• or CH S 351 Survey of Mexican Philosophical Thought (3)
  • CH S 365 Third World Women and the Chicana (3)
  • CH S 380 Chicana/o Literature (3)
  • or CH S 381 Chicana Literature (3)
  • CH S 401 Pre-Cuauhtemoc Meso-American
  • Civilization (3)
  • CH S 445 History of the Chicana/o (3)
  • CH S 460 Politics of the Chicana/o (3)
  • CH S 497 Senior Seminar in Chicana/o Studies (3)

3. Upper Division Electives (12 Units)

Select two of the three categories below and take six units in each category.

A. Social Science
  • CH S 346 History of the Chicana/Mexicana (3)
  • CH S 350 Religion and Chicana/o Society (3)
  • CH S 360 Political Organizations of the Barrio (3)
  • CH S 361 Urbanization and the Chicana/o (3)
  • CH S 366 Women in Latin America (3)
  • CH S 420 The Chicana/o in the U.S. Economy (3)
  • CH S 470 Cultural Differences and the Chicana/o (3)
  • CH S 473 The Chicana/o and Social Institutions (3)
B. Humanities and the Arts
  • CH S 306 The Chicana/o in Films (3)
  • CH S 310 Regional Music of Mexico (3)
  • CH S 390 Alternative Chicana/o Press (3)
  • CH S 405 Chicana/os and the Media (3)
  • CH S 413 Practicum in Mexican American Choral
  • Music (3)
  • CH S 414/L Dance of Mexico I and Lab (1/2)
  • CH S 415/L Dance of Mexico II and Lab (1/2)
  • CH S 453 Theory and the Chicana/o Experience (3)
  • CH S 486A/B Nahuatl I/II (3/3)
C. Education
  • CH S 416 Children’s Songs and Games (3)
  • CH S 430 The Chicana/o Child (3)
  • CH S 431 The Chicana/o Adolescent (3)
  • CH S 432 Counseling the Chicana/o Child (3)
  • CH S 433 Language Acquisition of the Chicana/o and ESL Speakers (3)
  • CH S 434 Current Educational Theories of Chicana/os in the Schools (3)
  • CH S 471 The Chicana/o Family (3)
  • CH S 482 Language of the Barrio (3)
  • Total Units in the Option
  • 45
  • General Education Units
  • 48
  • Additional Units
  • 17
  • Total Units Required for the Degree
  • 120

B. Option II: Double Major (33 Units)

1. Lower Division Required Courses (9 Units)

  • CH S 100 Chicana/o Culture (3)
  • CH S 201 Survey of Mexican Literature in Translation (3)
  • CH S 270 Field Work in Barrio Studies (3)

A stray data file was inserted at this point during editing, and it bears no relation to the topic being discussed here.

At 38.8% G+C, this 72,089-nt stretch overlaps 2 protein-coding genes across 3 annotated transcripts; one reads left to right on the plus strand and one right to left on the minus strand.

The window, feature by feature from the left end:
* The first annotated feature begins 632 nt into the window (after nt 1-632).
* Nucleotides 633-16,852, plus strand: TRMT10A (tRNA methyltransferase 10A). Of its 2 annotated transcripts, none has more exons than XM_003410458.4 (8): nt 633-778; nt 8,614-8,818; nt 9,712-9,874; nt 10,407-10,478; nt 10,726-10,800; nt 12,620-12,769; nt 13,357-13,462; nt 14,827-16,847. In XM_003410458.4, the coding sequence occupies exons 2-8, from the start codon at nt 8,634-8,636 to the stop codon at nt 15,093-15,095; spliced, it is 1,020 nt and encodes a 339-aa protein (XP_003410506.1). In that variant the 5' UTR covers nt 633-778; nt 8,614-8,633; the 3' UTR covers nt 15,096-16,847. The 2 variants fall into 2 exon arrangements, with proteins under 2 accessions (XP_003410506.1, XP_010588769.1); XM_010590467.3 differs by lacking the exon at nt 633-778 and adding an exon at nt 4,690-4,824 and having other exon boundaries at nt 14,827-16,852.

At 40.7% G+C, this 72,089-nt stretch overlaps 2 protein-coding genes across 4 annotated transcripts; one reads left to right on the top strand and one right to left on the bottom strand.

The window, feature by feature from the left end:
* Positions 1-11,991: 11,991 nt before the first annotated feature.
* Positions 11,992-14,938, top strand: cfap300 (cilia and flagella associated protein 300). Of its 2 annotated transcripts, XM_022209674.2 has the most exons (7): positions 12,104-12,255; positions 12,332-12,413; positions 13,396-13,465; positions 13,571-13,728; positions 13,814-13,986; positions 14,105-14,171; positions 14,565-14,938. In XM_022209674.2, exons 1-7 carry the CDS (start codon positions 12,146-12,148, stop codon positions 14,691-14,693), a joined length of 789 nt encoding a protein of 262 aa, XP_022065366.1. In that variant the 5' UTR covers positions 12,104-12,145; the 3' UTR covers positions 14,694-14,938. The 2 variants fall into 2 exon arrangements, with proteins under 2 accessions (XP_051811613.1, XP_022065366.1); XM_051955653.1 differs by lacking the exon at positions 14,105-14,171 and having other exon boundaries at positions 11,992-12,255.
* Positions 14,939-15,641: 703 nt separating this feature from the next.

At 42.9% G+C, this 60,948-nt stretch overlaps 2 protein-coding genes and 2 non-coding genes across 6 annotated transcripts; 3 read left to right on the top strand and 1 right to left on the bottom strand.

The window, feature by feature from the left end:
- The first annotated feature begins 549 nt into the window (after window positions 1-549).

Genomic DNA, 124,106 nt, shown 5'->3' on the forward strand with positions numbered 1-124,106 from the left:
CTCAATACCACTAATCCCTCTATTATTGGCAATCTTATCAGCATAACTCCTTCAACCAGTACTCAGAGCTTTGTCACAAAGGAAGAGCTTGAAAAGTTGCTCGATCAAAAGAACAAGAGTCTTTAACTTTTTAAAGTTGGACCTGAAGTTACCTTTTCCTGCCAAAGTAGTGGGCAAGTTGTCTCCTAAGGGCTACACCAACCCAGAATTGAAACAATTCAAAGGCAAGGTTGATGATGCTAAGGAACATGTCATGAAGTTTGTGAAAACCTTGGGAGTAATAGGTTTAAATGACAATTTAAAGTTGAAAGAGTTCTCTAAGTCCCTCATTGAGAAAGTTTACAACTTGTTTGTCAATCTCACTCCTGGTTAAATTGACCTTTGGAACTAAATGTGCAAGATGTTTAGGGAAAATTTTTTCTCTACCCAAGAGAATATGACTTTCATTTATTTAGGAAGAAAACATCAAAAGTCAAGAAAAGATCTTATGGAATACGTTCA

2. Upper Division Required Courses (12 Units)

  • CH S 445 History of the Chicana/o (3)
  • CH S 453 Theory and the Chicana/o Experience (3)
  • CH S 473 The Chicana/o and Social Institutions (3)
  • CH S 497 Senior Seminar in Chicana/o Studies (3)

3. Upper Division Electives (6 Units)

Select two courses from the following:
  • CH S 351 Survey of Mexican Philosophical Thought (3)
  • CH S 401 Pre-Cuauhtemoc Meso-American Civilization (3)
  • CH S 432 Counseling the Chicana/o Child (3)
  • CH S 470 Cultural Differences and the Chicana/o (3)

4. Additional Upper Division Electives (6 Units)

Electives in upper division Chicana/o Studies are to be selected with the advice and approval of the advisor.

  • Total Units in the Option
  • 33

C. Option III: Social Science Subject Matter Program with an Emphasis on Chicana/o Studies for the Single Subect Credential

(for Secondary School Credentials)

Students seeking a teaching credential in conjunction with an emphasis in Chicana/o Studies should consult the Credential Office. Because of new subject matter program standards from the Commission on Teacher Credentialing, there will be changes in the Chicana/o Studies Subject Matter Program for the Single Subject Credential Option during 2010-2012. Please consult an Advisor in the Department of Chicana/o Studies.

Minor in Chicana and Chicano Studies

1. Lower Division Required Courses (9 Units)

  • CH S 100 Chicana/o Culture (3)
  • CH S 201 Survey of Mexican Literature in Translation (3)
  • CH S 270 Field Work in Barrio Studies (3)

2. Upper Division Required Courses (9 Units)

  • CH S 351 Survey of Mexican Philosophical Thought (3)
  • CH S 445 The History of the Chicana/o (3)
  • CH S 453 Theory and the Chicana/o Experience (3)

3. Upper Division Electives (6 Units)

Electives in upper division Chicana/o Studies are to be selected with the advice and approval of the advisor.

  • Total Units Required in the Minor
  • 24

Requirements for the Master of Arts Degree in Chicana/o Studies

A. University Requirements for the Master of Arts in Chicana/o Studies

  • 1. Minimum University GPA requirement for admission to Graduate Studies at CSUN is a 2.50 in the last 60 semester (90 quarter) units.
  • 2. Required for Admission to Classified Status:
  • a. An Undergraduate Degree from an accredited institution.
  • b. Appropriate score on GRE, GMAT, MAT or other acceptable examinations.
  • c. A passing score on and Upper Division Writing Proficiency Exam.
  • d. Graduate Coordinator can inform you of the specific requirement for classified status.

B. Department Requirements for the Degree

  • 1. A minimum of 30 units of approved graduate work comprised of the following:
Core requirements:
  • CHS 500 Seminar in Chicana/o studies
  • CHS 501 Seminar in Social Science and the Chicana/o
  • CHS 502 Seminar in the Humanities and the Chicana/o
  • 2. An additional 12 units of 500 level courses in Chicana/o studies. Nine units of approved 400-500 level courses in Chicana/o Studies (6 of these 9 units may be taken outside of the department with prior approval of the coordinator)
  • 3. A comprehensive evaluation in the discipline of Chicana/o Studies in the form of any one of the following: (a) Thesis, (b) Oral and Comprehensive Exam, or (c) Project

Course List

CHS 097. Developmental Reading (3)